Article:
Is Harris one of the league's top cover corners, or a product of the system in which he plays? Cian Fahey says the answer lies somewhere in the middle.
19 Jan 2006
by Michael David Smith
Ask just about any NFL analyst why the Seattle Seahawks are in this weekend's NFC Championship game, and you'll hear about league MVP Shaun Alexander, quarterback Matt Hasselbeck, and a great offensive line.
But the Seahawks had all of those elements in place last year, when they turned in a mediocre season that concluded with a loss in the first round of the playoffs. The real reason Seattle has gone from playoff also-ran to championship contender is the improvement of the run defense. Seattle allowed 4.5 yards per rushing attempt last year but has allowed only 3.6 this year.
The personnel department deserves credit for the improvement -- Seattle made wholesale changes to its front seven, a unit on which only tackle Rocky Bernard started both last year's playoff loss to the Rams and last week's playoff win against the Redskins.
The most important personnel upgrade was in the middle, where Seattle drafted linebacker Lofa Tatupu in the second round and he has quickly developed into the most important player on the defense. An examination of Tatupu on every play of the Seahawks' 20-10 victory on Saturday shows that he is one of the league's most versatile linebackers, able not only to stop running backs, but also to rush the quarterback and drop into coverage.
Tatupu lasted into the middle of the second round of last year's draft largely because teams thought he was too small to be a middle linebacker (he's listed at 5-foot-11, 238 pounds, and is probably a little smaller than that). Some projections had him moving to strong safety in the NFL. Seattle wisely saw that his intelligence and athleticism were exactly what it needed at middle linebacker. The Seattle front office knew that, like Zach Thomas a decade earlier, Tatupu would be a steal because teams look too much at the yardstick and not enough at the game film.
Despite his size, Tatupu often sheds the blocks of bigger players. On a second-and-5 run, Washington's 6-foot-4, 260-pound tight end Robert Royal tried to block him, but Tatupu got past him to assist on the tackle on Clinton Portis for no gain. Tatupu's best play of the game came on the next play. On third-and-5, Tatupu's assignment was to drop into coverage and take away the Redskins' slot receiver. He did that well enough that Brunell didn't have anything open and tried to tuck the ball under his arm to run. As soon as Brunell crossed the line of scrimmage, Tatupu flew toward him and nailed him for a gain of only two yards. Even though Brunell is slow, few linebackers are fast enough to go from pass coverage to tackling the quarterback that quickly.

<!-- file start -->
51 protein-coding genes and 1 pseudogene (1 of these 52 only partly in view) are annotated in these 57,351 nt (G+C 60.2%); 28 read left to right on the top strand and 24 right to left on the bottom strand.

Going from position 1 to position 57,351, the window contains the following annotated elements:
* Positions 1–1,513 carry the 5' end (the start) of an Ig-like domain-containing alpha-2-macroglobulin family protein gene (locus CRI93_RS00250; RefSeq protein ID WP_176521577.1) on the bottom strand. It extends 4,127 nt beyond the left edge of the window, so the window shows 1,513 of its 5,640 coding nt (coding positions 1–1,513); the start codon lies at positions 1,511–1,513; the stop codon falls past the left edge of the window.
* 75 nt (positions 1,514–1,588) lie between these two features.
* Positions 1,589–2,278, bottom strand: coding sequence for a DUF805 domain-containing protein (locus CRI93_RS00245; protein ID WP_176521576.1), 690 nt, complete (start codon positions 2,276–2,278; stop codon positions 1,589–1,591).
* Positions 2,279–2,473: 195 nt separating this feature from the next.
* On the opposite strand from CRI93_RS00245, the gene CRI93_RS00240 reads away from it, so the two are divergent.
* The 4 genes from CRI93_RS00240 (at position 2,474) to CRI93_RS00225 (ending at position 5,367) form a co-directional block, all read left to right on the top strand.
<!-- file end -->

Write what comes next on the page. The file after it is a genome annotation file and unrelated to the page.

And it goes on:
Shedding the block of a tight end is different from shedding the block of a guard, though, and Tatupu needs to learn when to fight through a blocker and when to go around him. On a first-and-10 Portis run, Washington guard Derrick Dockery pulled to the left and buried Tatupu, and Portis ran past him for four yards.
When Tatupu doesn't have to fight off blocks he gets from his spot at middle linebacker to the backfield in an instant. On a second-and-17 in the third quarter, defensive end Bryce Fisher knocked Royal back, clearing the path for Tatupu, who, along with Grant Wistrom, converged on Ladell Betts for a loss of three. (Fisher, incidentally, was quietly one of the league's best free-agent acquisitions, registering nine sacks in the regular season and adding one against Washington. His battle with Carolina right tackle Jordan Gross will be great.)